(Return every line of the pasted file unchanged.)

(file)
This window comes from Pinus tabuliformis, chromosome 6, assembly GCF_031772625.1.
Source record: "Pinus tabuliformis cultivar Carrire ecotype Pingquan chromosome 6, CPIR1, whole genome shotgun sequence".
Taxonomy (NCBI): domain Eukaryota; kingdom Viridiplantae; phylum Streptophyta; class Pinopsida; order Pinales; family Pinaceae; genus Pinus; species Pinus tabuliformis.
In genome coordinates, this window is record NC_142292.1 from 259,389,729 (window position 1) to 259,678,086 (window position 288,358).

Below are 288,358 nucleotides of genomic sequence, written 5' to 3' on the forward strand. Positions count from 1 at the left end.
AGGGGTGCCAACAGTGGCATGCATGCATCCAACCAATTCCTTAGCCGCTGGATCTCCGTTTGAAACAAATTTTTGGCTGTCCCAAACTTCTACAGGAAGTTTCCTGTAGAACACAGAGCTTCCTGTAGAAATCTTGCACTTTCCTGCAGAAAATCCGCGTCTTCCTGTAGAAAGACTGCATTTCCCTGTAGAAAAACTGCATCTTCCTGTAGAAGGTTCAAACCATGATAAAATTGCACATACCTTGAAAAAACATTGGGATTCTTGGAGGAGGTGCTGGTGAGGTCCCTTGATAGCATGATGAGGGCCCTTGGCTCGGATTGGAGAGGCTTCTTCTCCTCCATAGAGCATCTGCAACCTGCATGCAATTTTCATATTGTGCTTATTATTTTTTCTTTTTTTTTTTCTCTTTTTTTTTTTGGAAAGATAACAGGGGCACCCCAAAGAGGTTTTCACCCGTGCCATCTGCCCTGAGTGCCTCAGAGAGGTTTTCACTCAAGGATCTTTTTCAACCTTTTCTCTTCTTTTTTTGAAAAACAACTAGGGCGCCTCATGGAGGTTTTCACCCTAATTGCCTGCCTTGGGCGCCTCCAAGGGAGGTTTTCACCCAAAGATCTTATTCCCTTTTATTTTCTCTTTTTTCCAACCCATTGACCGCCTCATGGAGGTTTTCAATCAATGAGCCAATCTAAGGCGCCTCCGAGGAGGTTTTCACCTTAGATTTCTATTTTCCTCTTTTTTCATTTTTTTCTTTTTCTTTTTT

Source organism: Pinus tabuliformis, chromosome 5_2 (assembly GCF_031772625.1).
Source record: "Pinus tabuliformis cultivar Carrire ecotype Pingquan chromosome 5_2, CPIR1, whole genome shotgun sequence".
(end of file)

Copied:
This window comes from Pinus tabuliformis, chromosome 6, assembly GCF_031772625.1.
Source record: "Pinus tabuliformis cultivar Carrire ecotype Pingquan chromosome 6, CPIR1, whole genome shotgun sequence".
Taxonomy (NCBI): domain Eukaryota; kingdom Viridiplantae; phylum Streptophyta; class Pinopsida; order Pinales; family Pinaceae; genus Pinus; species Pinus tabuliformis.
In genome coordinates, this window is record NC_142292.1 from 259,389,729 (window position 1) to 259,678,086 (window position 288,358).

Below are 288,358 nucleotides of genomic sequence, written 5' to 3' on the forward strand. Positions count from 1 at the left end.
AGGGGTGCCAACAGTGGCATGCATGCATCCAACCAATTCCTTAGCCGCTGGATCTCCGTTTGAAACAAATTTTTGGCTGTCCCAAACTTCTACAGGAAGTTTCCTGTAGAACACAGAGCTTCCTGTAGAAATCTTGCACTTTCCTGCAGAAAATCCGCGTCTTCCTGTAGAAAGACTGCATTTCCCTGTAGAAAAACTGCATCTTCCTGTAGAAGGTTCAAACCATGATAAAATTGCACATACCTTGAAAAAACATTGGGATTCTTGGAGGAGGTGCTGGTGAGGTCCCTTGATAGCATGATGAGGGCCCTTGGCTCGGATTGGAGAGGCTTCTTCTCCTCCATAGAGCATCTGCAACCTGCATGCAATTTTCATATTGTGCTTATTATTTTTTCTTTTTTTTTTTCTCTTTTTTTTTTTGGAAAGATAACAGGGGCACCCCAAAGAGGTTTTCACCCGTGCCATCTGCCCTGAGTGCCTCAGAGAGGTTTTCACTCAAGGATCTTTTTCAACCTTTTCTCTTCTTTTTTTGAAAAACAACTAGGGCGCCTCATGGAGGTTTTCACCCTAATTGCCTGCCTTGGGCGCCTCCAAGGGAGGTTTTCACCCAAAGATCTTATTCCCTTTTATTTTCTCTTTTTTCCAACCCATTGACCGCCTCATGGAGGTTTTCAATCAATGAGCCAATCTAAGGCGCCTCCGAGGAGGTTTTCACCTTAGATTTCTATTTTCCTCTTTTTTCATTTTTTTCTTTTTCTTTTTT

Source organism: Pinus tabuliformis, chromosome 5_2 (assembly GCF_031772625.1).
Source record: "Pinus tabuliformis cultivar Carrire ecotype Pingquan chromosome 5_2, CPIR1, whole genome shotgun sequence".